In other words, this one was over very quickly.

Missouri 56, Kansas State 14


October 28: Colorado (5-2) at #13 Missouri (5-2)

Homecoming 1978 saw an interesting matchup between a Mizzou team that was undefeated against teams not ranked #1 in the country and looking to lock down a bowl bid and stay in contention for their first Big 8 title since 1969, and a suddenly desperate Colorado team that had been creeping up the rankings before a shocking 24-20 loss to Oklahoma State and a humiliating 52-14 loss to Nebraska.  Buff coach Bill Mallory was suddenly on the hot seat despite leading Colorado an unlikely Orange Bowl bid (their first in fifteen years) just two seasons earlier.  Whether Buff alums were aiming a little too high for their program or not (they would go on to fire Mallory and embark on six straight losing seasons), the calls for Mallory's resignation had fired up the Buffs.

A huge game for both teams was made even more intense by a record crowd of 71,096 in attendance, and early on Mizzou responded positively to the moment.  After an early Phil Bradley fumble had led to a CU touchdown, the Mizzou offense drove 79 yards for a touchdown, capped by a perfect Bradley-to-Kellen Winslow pitch and catch.  Mizzou took a 14-7 lead into halftime and took control in the third quarter.  James Wilder took a simple screen pass and zig-zagged his way to a 60-yard touchdown.  The PAT snap was botched, but Mizzou still had a 20-7 lead.  Four minutes later, Gerry Ellis scored from two yards out, and Mizzou had a 27-7 lead.  They had their foot on Colorado's throat, and they were less than 20 minutes away from a 6-2 record, a potential Top 10 ranking, and good positioning for a big-time bowl game.

And then, their proverbial foot eased off the proverbial throat.  Colorado went into desperation mode, and things started to click.  QB Bill Solomon found Eddie Ford for a short touchdown, and it was 27-14.  Midway through the fourth quarter, Solomon hit tight end Greg Howard on three straight passes to set up a Solomon keeper, and suddenly it was 27-21.  The botched PAT attempt was suddenly looming large.

Stunned, Mizzou quickly had to punt, and a game that looked well in hand was suddenly in major danger.  With five minutes left, danger turned to crisis as Ford trotted in from 15 yards, and somehow Colorado was up 28-27.

Mizzou had plenty of time to salvage a win, however, and they moved the ball near midfield when they caught a break.  Earl Gant, Missouri's most proven tailback, wheeled into the Colorado secondary uncovered.  Bradley pounced on the missed coverage and hit Gant between the numbers at the Colorado 25...

...and Gant, sniffing the endzone, dropped it.  After the game, he said "I tried to run before I caught the ball.  Right when it hit my hands, I tried to go for the score."

All was not lost, however.  Bradley kept the drive moving, and Mizzou advanced to the CU 26, and with time running out, the field goal unit came onto the field to redeem itself for the missed PAT.  Two weeks earlier, Brockhaus had followed up a missed PAT with a 47-yard bomb.  This time, it was a 42-yard attempt for the win.

Not to be.  The snap was once again iffy, the hold was iffier, and the kick--which Brockhaus did well to get off in the first place--sailed well under the crossbar.  The 1978 season had been shaping up to be Missouri's best of the 1970s, but Mizzou fell asleep at the wheel, and a shocking collapse to a dead-in-the-water Buffalo squad threw everything into the air.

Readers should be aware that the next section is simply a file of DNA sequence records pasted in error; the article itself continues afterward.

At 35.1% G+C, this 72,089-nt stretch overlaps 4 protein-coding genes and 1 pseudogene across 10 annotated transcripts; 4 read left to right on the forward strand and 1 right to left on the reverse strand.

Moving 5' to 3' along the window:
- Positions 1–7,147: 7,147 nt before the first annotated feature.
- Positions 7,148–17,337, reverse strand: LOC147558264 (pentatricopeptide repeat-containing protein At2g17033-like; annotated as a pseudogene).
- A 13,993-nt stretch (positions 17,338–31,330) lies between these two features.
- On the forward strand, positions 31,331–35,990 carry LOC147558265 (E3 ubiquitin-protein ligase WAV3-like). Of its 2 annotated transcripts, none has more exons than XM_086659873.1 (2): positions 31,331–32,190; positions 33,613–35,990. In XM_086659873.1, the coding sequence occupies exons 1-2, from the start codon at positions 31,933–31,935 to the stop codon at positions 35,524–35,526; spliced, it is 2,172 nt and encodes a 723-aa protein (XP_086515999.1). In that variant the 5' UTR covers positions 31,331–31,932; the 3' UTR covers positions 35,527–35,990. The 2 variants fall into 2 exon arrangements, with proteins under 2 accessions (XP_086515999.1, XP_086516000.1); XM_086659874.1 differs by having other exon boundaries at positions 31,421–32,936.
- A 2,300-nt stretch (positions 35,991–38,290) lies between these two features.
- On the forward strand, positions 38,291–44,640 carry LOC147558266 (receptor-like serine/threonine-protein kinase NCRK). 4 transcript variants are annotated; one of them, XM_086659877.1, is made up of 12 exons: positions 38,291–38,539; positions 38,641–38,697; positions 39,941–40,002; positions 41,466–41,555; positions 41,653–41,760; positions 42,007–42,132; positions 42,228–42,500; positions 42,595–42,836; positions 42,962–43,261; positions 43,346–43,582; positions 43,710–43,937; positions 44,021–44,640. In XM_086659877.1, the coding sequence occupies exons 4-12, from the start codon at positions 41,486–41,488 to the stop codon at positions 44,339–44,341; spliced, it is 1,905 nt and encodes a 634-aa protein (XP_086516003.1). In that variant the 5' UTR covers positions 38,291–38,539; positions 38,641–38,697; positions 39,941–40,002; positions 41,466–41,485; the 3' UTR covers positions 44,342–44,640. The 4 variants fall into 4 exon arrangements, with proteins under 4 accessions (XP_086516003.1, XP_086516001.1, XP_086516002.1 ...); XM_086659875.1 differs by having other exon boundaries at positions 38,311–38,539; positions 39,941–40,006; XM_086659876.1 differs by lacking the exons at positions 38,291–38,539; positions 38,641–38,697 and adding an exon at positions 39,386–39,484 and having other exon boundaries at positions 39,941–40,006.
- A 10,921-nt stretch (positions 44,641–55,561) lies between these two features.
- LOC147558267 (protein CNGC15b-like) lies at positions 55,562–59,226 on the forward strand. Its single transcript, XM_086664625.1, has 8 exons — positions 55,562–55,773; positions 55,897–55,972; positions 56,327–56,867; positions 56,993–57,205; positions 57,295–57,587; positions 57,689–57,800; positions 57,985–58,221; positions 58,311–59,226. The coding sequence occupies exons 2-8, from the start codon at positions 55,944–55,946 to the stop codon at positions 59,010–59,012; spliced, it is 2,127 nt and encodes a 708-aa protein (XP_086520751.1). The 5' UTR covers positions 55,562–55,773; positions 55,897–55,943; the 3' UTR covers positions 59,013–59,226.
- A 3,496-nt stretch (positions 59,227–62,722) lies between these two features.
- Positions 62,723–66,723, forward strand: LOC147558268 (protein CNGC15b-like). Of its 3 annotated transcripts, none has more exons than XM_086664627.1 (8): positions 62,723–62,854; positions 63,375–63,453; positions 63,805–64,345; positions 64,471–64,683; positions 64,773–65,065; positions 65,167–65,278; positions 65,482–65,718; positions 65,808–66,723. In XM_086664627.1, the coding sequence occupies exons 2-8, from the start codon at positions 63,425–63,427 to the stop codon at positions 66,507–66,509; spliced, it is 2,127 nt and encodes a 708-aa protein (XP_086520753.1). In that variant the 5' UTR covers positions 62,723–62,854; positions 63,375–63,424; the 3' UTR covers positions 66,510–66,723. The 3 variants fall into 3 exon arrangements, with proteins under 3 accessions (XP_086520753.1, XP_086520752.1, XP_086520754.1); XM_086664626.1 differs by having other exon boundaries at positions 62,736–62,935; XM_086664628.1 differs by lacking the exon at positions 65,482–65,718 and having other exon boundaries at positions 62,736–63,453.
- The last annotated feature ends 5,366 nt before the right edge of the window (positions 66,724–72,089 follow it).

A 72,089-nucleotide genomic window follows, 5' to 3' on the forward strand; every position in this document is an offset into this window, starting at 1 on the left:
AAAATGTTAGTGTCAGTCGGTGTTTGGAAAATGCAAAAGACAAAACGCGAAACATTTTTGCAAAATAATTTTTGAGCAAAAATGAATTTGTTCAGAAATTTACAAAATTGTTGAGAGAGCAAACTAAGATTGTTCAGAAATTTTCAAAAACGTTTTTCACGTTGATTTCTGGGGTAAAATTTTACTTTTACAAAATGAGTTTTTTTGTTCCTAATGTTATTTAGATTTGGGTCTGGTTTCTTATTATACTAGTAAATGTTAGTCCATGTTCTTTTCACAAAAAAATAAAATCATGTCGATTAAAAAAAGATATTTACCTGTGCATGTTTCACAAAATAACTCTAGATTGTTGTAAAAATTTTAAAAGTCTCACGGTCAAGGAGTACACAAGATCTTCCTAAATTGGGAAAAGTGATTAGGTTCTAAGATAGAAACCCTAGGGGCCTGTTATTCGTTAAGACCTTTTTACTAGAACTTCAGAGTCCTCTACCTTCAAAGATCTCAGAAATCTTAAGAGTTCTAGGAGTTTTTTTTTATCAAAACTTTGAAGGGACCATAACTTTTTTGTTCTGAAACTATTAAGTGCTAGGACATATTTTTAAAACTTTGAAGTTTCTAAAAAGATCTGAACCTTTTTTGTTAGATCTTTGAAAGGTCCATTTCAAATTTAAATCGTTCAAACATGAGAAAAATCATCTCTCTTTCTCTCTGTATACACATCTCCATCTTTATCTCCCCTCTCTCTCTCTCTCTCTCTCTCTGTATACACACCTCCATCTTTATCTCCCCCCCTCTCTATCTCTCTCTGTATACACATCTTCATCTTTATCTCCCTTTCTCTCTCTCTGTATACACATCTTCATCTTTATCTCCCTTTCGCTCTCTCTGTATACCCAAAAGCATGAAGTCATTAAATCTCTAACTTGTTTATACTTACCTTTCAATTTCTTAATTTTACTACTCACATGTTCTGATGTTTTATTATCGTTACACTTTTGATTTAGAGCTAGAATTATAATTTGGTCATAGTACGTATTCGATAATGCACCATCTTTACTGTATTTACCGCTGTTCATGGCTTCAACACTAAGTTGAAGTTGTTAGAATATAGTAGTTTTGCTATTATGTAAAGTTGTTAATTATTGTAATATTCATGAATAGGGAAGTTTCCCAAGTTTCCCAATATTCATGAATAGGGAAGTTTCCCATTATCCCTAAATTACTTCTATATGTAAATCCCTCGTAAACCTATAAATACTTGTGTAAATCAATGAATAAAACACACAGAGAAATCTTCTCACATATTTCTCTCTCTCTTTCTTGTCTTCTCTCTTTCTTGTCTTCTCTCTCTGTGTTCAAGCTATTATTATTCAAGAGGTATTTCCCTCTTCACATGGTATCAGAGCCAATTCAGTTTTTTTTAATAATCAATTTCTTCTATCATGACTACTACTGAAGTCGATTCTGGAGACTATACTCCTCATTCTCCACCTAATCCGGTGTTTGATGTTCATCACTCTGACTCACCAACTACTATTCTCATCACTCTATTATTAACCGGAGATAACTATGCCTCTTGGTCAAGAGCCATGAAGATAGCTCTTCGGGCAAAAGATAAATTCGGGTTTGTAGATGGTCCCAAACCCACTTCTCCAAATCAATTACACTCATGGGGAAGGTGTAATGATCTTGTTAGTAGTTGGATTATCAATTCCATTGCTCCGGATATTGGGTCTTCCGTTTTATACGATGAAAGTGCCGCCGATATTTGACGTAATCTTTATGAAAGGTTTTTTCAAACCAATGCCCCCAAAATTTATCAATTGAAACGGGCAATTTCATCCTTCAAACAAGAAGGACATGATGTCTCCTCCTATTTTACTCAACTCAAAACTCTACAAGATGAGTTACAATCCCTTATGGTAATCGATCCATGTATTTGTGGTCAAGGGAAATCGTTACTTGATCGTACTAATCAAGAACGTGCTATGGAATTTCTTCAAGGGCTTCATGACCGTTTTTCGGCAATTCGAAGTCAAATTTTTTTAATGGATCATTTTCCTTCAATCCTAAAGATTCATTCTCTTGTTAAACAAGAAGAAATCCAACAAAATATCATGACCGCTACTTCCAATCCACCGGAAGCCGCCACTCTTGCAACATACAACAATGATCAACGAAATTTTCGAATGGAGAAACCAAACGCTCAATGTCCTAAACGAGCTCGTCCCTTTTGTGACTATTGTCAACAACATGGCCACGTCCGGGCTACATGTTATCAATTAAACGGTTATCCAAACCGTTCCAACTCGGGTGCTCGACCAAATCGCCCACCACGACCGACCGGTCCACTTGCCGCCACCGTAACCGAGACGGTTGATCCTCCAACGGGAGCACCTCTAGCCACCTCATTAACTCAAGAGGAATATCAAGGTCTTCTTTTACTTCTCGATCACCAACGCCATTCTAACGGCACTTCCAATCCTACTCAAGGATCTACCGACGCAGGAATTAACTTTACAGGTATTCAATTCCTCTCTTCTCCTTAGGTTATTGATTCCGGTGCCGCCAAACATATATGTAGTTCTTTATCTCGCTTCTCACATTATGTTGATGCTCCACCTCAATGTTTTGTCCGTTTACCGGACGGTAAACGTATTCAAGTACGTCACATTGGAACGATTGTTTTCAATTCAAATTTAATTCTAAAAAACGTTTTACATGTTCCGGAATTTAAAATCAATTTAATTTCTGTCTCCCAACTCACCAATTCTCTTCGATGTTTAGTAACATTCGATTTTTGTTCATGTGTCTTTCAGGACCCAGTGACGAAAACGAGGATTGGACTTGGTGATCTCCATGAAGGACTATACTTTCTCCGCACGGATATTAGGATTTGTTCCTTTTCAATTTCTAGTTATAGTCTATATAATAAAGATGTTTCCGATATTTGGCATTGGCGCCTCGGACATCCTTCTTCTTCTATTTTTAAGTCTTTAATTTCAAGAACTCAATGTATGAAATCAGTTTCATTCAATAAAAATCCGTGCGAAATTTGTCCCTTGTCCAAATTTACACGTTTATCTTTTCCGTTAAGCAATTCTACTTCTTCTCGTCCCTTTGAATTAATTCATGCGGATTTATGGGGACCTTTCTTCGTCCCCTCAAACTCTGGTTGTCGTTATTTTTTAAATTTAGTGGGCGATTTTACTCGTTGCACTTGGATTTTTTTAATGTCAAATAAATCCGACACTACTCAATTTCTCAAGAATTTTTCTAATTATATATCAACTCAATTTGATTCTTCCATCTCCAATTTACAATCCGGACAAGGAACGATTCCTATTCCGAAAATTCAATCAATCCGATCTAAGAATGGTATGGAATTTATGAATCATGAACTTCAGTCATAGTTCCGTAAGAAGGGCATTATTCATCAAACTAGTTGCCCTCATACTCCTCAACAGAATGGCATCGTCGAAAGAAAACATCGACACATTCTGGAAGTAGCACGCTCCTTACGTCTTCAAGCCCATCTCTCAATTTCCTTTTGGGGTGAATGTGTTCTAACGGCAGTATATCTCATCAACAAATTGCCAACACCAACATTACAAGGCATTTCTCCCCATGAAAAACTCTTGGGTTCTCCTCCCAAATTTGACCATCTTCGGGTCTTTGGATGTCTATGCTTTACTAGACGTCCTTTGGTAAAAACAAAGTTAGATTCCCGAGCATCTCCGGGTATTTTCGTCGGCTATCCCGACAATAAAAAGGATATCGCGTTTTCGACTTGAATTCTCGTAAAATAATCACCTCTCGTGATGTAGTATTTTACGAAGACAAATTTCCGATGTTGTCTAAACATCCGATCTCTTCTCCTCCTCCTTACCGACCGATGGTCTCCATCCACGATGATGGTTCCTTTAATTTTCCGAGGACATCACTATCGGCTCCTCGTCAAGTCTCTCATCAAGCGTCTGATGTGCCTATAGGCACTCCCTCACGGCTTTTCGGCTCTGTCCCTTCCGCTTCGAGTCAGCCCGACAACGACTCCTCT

Colorado 28, Missouri 27


November 4: Missouri (5-3) at Oklahoma State (2-6)

How often do you see a team suffer a shocking loss and then run off the rails?  About a million times, right?  Make it 1,000,001.  Mizzou said all the right things following the surprise loss to Colorado, but they were taking on an Oklahoma State team that had suddenly gotten hot.  After starting 0-5, the Cowboys had upset Colorado and thumped Kansas, then put a righteous scare into Nebraska the week before Mizzou traveled to Stillwater.  This still wasn't a great team, but this was the absolute worst time to play them.

It started well enough.  On their opening possession, Missouri easily marched down the field and scored on a 19-yard swing pass from Phil Bradley to Gerry Ellis, and a paranoid Mizzou fanbase was able to exhale for a moment.  Mizzou looked like they had come to play.

It was 7-7, though, when OSU gambled.  On fourth-and-1 for the 'Pokes on Mizzou's 15, OSU decided to go for it against a Mizzou defense that had repeatedly stuffed teams like Notre Dame in short-yardage situations.  The gamble worked--RB Worley Taylor went up the gut for 15 yards, and OSU was up 14-7.

Despite a non-existent running game and uncharacteristic mistakes, Mizzou stayed close.  OSU led 20-7 in the third quarter when Phil Bradley caught fire.  He found Lamont Downer for 66 yards, then scrambled in from the 3 to cut the deficit to 20-14.  Mizzou got the ball back, and Bradley completed three straight passes to move the Tigers into OSU territory.  However, a holding penalty knocked Mizzou backwards, and the drive stalled.  OSU got the ball back and was forced to punt, but sure-handed Mizzou punt returner Bill Whitaker not only fumbled, but fumbled inside the Missouri 5.

Here's where the game was decided.  OSU, still apparently determining whether or not they wanted to win the game, took the gift Missouri gave them on Whitaker's fumble and...fumbled right back.  The ball rolled into the endzone and went through the hands of almost every player on the field.  Officials unpiled a mass of humanity to find that OSU WR Mel Campbell had possession of the ball.  Touchdown, OSU.  28-14 (after a two-point conversion).  Ballgame.

Both teams put up another touchdown, but it was all academic.  OSU hadn't overpowered Missouri or tricked them in any way--they just lined up and beat the Tigers.  Mizzou's bowl hopes were not only on life support, but in a full-fledged coma.  They would have to pull something special in their final two games to salvage their first bowl bid since 1973.


Oklahoma State 35, Missouri 20


Next up: redemption.